7 Mar 2022

[Blog] MistServer and Secure Reliable Transport (SRT)

What is Haivision SRT?

Secure Reliable Transport, or SRT for short, is a method to send stream data over unreliable network connections. Do note that was originally meant for between server delivery. The main advantage of SRT is that it allows you to push a playable stream over networks that otherwise would not work properly. However, keep in mind that for “perfect connections” it would just add unnecessary latency. So it is mostly something to use when you have to rely on public internet connections.


  • MistServer 3.0

Steps in this Article

  1. Understanding how SRT works
  2. How to use SRT as input
  3. How to use SRT as output
  4. How to use SRT over a single port
  5. Known issues
  6. Recommendations and best practices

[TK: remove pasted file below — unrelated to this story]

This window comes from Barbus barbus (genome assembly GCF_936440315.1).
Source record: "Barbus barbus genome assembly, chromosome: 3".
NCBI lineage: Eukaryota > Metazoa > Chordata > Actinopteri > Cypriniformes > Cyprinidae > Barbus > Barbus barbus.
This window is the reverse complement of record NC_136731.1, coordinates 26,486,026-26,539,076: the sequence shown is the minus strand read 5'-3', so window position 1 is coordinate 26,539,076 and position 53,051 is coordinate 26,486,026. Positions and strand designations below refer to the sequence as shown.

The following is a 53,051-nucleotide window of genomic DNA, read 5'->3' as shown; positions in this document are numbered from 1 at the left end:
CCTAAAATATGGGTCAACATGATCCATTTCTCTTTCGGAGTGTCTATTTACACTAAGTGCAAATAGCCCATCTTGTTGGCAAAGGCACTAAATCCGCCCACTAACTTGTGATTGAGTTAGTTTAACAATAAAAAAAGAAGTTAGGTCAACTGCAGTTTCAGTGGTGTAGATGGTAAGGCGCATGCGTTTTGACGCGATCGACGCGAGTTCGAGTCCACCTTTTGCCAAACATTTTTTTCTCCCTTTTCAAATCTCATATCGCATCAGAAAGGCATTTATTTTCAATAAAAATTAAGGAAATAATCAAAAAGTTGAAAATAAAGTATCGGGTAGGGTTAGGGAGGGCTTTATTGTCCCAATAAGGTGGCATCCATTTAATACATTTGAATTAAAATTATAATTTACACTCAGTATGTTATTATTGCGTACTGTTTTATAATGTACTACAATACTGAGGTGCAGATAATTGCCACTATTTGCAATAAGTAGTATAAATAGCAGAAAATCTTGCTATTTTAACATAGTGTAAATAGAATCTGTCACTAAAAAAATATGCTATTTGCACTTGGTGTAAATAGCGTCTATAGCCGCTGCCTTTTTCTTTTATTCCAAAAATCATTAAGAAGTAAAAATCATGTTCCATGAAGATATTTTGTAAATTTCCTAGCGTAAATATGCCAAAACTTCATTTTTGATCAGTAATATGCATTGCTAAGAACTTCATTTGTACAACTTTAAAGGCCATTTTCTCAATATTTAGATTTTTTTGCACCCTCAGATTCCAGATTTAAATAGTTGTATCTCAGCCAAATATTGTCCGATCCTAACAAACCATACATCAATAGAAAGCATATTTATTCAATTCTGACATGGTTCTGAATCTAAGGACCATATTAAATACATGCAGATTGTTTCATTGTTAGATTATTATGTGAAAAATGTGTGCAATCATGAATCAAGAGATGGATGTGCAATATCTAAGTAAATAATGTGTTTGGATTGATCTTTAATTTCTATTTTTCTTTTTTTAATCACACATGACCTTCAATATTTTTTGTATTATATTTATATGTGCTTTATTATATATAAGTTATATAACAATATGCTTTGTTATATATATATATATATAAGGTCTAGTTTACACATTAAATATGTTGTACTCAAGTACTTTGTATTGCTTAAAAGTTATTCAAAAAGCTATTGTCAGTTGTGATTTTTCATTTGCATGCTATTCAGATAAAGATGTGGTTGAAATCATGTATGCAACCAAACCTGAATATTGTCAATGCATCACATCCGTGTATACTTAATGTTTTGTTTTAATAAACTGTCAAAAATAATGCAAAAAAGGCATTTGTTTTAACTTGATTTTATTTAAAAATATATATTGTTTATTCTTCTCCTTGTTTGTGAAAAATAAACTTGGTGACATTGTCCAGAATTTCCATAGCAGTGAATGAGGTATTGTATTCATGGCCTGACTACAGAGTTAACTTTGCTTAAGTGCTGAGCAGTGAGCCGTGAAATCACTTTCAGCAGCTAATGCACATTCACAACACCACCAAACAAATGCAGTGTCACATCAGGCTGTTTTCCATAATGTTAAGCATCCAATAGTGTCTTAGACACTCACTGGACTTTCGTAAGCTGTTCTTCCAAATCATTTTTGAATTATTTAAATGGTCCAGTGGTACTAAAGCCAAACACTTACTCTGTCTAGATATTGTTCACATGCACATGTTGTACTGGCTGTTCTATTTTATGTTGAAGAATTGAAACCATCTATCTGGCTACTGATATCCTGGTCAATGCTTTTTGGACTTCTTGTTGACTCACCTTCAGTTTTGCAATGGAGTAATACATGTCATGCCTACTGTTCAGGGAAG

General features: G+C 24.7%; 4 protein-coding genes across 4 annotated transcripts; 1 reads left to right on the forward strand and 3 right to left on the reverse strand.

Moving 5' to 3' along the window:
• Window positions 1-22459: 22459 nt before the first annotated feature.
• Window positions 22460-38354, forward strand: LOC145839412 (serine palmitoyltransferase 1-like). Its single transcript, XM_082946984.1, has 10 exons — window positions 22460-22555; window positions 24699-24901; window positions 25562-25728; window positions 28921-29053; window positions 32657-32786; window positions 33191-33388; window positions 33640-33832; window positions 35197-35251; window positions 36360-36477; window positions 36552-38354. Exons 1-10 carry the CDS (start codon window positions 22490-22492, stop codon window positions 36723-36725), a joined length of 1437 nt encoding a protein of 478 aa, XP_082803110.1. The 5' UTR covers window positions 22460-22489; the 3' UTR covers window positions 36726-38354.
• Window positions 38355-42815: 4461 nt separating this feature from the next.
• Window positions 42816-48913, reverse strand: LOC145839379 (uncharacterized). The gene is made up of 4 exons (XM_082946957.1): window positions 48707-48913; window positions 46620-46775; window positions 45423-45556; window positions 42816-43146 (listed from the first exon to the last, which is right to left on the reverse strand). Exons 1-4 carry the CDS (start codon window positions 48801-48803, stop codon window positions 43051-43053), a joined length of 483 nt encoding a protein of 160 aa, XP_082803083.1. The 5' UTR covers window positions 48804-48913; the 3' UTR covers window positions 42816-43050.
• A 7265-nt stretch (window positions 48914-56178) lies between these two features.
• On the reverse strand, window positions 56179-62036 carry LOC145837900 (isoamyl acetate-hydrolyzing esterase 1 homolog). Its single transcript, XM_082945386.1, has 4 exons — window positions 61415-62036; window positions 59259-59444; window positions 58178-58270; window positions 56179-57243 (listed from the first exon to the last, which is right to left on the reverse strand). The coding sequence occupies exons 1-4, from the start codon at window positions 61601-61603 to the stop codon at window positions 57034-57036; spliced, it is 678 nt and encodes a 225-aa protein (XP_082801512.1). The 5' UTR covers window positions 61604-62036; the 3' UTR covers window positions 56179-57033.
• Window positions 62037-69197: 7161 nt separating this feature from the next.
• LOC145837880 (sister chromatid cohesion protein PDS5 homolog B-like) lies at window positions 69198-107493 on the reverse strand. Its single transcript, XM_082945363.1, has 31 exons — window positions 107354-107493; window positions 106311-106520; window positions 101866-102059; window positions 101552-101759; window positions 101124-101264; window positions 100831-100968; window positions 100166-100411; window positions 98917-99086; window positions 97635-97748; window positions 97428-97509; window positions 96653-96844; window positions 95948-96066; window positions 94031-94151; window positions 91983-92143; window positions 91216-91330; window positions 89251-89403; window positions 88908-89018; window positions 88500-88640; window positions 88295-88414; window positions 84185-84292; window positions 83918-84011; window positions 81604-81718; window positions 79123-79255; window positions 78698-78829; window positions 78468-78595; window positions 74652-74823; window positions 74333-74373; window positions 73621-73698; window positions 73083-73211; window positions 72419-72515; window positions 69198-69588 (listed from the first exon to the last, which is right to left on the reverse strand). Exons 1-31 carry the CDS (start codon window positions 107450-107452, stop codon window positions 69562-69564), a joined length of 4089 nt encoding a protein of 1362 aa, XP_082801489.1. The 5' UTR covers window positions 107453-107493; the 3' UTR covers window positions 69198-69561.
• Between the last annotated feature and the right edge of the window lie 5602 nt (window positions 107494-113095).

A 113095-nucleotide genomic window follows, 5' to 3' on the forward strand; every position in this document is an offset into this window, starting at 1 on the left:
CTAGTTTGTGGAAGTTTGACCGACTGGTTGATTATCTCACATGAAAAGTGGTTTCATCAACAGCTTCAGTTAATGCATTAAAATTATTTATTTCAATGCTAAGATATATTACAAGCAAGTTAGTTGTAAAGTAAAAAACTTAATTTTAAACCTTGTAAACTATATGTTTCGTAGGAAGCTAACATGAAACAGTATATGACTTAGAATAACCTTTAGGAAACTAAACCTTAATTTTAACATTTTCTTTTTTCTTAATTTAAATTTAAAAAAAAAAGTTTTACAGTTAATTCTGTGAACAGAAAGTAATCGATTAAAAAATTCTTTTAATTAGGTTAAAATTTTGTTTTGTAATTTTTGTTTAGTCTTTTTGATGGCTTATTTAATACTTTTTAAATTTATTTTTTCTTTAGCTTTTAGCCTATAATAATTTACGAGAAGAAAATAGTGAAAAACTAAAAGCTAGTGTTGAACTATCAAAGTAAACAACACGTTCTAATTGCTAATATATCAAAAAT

1. Understanding how SRT works

SRT used to be done through a tool called srt-live-transmit. This executable would be able to take incoming pipes or files and send them out as SRT or listen for SRT connections to then provide the stream through standard out. We kept the usage within MistServer quite similar to this workflow, so if you have used this in the past you might recognize it.

Connections in SRT

To establish a SRT connection both sides need to find each other. For SRT that means that one SRT process is listening for incoming connections (Listener mode) and the other side will reach out to an address and call for the data (caller mode).

Listener mode

In SRT the listener means the side of the SRT connection that expects to receive the streaming data. By default in SRT this is the side that monitors a port and awaits a connection.